Finding Your Way
Since I was a kid, I’ve had a fascination with maps. I could pore over them for hours. I love driving vacations, and before I take any trip I study all the routes, all the possible side roads to see if getting off the interstate is doable, and then hit all the little town chamber of commerce sites to see what they think I ought to stop for. I’m not regimented about the trip, I just want to know what’s out there.
Some 15 years ago, my grandpa and I took a trip through the Southwest, not really heading anywhere. It was a summer I was in college, and he wanted someone to drive him through his old haunts. For some reason we got off of I-10 in western New Mexico on a day we were headed for Tombstone. As the sun started to set we found ourselves on a dirt road in the middle of nowhere with not a town in sight – not even a house.
Back then we were just working off the AAA Maps my aunt, who worked there, sent us. We were driving his pickup (By we I mean I’d let him drive some once we got on the dirt since he was going blind and I couldn’t let him on the interstate), and I didn’t get nervous until it really started to get dark. I remember the relief of cresting a hill and seeing the lights of Tombstone below. A night in the desert appealed to neither of us, even with the camper on the truck. If you look on Google Earth you can see the one dirt road heading east out of Tombstone – which has to be the one we were on. If you follow it you’ll see just how lonely a road it is.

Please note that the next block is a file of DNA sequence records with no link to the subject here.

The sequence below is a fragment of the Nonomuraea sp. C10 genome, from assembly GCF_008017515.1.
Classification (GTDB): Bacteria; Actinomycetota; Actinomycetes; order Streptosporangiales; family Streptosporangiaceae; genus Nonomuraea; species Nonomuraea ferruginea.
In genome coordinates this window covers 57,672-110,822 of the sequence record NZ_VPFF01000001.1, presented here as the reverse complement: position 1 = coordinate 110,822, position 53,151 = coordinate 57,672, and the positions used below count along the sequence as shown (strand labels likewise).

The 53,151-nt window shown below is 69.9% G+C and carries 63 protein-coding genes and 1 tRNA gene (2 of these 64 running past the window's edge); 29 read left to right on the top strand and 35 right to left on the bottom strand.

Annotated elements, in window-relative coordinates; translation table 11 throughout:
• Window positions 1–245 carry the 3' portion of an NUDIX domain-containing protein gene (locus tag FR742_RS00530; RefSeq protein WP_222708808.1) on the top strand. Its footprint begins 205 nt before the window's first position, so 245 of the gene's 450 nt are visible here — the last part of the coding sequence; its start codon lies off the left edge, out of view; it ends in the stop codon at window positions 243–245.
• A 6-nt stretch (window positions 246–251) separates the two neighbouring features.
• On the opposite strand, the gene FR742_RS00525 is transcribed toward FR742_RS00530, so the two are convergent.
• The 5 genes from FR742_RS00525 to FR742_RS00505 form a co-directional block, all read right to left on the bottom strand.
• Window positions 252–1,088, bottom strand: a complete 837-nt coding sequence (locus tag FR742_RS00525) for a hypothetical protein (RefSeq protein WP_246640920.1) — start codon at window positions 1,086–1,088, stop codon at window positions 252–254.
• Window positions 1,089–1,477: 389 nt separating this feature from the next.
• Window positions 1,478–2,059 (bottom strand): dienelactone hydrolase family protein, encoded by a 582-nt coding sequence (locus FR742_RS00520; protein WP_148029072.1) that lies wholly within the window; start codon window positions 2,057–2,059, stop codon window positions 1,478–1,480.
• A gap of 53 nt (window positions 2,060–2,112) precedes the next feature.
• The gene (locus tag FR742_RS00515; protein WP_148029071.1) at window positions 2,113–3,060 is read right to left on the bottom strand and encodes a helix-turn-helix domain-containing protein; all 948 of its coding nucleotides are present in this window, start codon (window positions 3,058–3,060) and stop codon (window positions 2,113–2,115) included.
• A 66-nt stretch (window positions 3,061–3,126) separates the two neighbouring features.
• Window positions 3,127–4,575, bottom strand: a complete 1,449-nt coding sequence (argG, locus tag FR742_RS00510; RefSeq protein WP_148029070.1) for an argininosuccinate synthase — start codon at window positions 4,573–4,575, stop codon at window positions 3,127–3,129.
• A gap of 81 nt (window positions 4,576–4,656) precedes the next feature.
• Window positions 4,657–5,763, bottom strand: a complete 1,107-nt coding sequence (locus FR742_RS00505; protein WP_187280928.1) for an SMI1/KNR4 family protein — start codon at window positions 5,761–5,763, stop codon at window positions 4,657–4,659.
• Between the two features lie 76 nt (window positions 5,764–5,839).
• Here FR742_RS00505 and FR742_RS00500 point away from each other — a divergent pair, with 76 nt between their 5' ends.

Anyway, back to the point – maps. I don’t know much about them as an investment, but obviously there’s some value, and I think they’re really better than photographs on the wall for reminding you of places you’ve been and loved. Here’s some links to map sellers for historic Arkansas ones. I’ve got an 1874 Arkansas map myself:
And of course, Ebay.